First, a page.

April 10, 2014

How Sprinklers Work


How-Sprinklers-WorkHow Fire Sprinklers Work: The typical sprinkler head consists of a plug that is held in place by a trigger mechanism. The most common type of trigger is a glass ampule filled with a glycerin-based liquid that expands when heated. A less commonly used type of trigger consists of two metal plates held together by a solder point. When the solder melts, two spring arms pull the plates apart, releasing the plug.

This liquid is designed to expand and break the tube at a certain temperature. Most sprinklers are designed to break at 155 degrees. In the average sized room, a 5mm diameter ampule will usually break in about one to one and a half minutes from contact with a heat source. Ampules as thin as 1mm are manufactured for a faster response time.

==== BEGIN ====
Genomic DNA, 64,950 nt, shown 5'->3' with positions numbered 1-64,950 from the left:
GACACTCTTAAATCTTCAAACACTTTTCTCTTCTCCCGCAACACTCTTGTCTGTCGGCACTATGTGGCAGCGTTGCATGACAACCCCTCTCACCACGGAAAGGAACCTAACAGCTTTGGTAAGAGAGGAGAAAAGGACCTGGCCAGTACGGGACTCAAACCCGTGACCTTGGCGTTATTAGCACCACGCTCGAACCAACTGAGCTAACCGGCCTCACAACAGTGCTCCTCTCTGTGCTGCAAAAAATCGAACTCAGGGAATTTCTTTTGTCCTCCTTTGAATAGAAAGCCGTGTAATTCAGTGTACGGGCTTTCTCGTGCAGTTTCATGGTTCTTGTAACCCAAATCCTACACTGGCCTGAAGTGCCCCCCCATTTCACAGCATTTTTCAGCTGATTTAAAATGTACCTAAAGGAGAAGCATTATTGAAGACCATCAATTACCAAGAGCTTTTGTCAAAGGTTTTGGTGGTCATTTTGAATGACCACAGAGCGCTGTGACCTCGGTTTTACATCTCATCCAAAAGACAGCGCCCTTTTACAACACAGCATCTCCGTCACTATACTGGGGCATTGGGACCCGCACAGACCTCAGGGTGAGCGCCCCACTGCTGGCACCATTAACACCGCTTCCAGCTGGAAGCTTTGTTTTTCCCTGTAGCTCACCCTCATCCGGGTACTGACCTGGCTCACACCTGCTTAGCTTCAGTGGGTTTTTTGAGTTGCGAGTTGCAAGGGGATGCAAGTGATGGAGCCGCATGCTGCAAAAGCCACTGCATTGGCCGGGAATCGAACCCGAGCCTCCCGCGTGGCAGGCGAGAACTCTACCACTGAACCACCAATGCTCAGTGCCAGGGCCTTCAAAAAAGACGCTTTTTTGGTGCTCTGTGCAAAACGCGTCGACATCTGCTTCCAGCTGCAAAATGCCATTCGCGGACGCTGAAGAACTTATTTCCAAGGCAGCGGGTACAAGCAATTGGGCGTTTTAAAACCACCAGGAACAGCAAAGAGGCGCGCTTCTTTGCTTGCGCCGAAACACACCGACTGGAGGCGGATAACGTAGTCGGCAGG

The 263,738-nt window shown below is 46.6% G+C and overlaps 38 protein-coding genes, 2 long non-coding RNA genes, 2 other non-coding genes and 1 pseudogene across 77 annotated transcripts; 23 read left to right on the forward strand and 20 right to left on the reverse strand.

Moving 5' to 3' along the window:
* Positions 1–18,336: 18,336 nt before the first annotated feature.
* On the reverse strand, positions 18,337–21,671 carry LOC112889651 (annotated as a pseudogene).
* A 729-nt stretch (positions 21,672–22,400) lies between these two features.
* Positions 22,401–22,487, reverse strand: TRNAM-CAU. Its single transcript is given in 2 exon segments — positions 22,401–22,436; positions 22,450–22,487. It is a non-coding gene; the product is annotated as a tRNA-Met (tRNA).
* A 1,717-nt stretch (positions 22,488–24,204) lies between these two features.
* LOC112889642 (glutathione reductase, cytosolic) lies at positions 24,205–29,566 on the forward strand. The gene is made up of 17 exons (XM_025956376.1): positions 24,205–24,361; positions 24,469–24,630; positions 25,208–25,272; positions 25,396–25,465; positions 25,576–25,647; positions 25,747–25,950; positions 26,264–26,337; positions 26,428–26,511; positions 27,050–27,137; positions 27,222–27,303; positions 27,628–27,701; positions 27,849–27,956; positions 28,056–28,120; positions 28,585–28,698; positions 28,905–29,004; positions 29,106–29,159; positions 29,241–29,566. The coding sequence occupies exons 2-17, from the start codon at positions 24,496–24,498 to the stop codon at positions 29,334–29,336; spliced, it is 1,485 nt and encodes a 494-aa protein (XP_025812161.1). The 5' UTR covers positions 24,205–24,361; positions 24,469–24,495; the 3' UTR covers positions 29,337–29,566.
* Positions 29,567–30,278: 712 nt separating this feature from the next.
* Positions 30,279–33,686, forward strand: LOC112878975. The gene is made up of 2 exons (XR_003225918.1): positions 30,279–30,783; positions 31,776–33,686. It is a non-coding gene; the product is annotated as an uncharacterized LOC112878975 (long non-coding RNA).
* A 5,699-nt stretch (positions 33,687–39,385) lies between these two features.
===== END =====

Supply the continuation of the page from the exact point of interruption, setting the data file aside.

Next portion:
In new construction the pipes are easily installed in walls or ceiling along with other plumbing. Every few feet a connector is placed in the pipe to allow the water to flow out of the piping system.

The fire sprinkler acts as plug to hold the water in until it is needed.In the fire sprinkler is a heat-sensitive trigger, usually a glass tube filled with liquid, or a solder link.

When heat from a fire reaches the fire sprinkler, the glass will shatter or the solder melt, releasing the water.

Sprinklers that are not directly affected by the fire will not activate.

90% of fires are stopped by a single sprinkler.